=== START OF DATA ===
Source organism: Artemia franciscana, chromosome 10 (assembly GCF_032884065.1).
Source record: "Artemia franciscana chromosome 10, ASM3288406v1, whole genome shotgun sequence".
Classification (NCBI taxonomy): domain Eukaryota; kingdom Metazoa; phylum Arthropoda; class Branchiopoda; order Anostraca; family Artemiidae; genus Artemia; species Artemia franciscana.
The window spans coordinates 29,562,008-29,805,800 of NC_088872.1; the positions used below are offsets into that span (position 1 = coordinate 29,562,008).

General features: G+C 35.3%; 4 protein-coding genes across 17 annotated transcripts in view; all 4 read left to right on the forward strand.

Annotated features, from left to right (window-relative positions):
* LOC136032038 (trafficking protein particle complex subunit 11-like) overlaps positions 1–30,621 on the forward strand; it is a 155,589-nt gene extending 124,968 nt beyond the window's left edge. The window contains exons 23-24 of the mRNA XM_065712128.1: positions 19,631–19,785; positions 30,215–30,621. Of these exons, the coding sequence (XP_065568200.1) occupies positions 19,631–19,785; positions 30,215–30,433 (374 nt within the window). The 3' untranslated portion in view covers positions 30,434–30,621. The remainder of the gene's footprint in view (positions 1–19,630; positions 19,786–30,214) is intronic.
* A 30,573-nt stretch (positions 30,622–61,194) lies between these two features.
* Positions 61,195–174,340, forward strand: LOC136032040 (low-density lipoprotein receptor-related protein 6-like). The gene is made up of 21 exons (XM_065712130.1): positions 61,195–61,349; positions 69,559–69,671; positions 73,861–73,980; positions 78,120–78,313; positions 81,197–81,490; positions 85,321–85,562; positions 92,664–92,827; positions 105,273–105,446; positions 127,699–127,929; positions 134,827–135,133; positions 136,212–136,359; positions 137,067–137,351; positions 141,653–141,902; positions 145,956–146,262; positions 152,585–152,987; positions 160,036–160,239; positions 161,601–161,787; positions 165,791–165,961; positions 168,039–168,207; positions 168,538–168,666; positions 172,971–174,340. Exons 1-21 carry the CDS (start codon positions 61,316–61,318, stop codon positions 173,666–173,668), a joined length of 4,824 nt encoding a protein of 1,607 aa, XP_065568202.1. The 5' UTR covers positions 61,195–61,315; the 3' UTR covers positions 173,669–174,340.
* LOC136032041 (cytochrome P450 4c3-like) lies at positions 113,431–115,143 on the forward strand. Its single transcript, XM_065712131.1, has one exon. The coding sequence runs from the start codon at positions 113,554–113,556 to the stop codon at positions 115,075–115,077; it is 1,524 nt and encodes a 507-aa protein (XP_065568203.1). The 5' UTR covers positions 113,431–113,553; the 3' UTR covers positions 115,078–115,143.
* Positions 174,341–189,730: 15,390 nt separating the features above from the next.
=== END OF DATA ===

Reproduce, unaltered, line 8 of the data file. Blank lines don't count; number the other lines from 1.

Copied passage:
* A 30,573-nt stretch (positions 30,622–61,194) lies between these two features.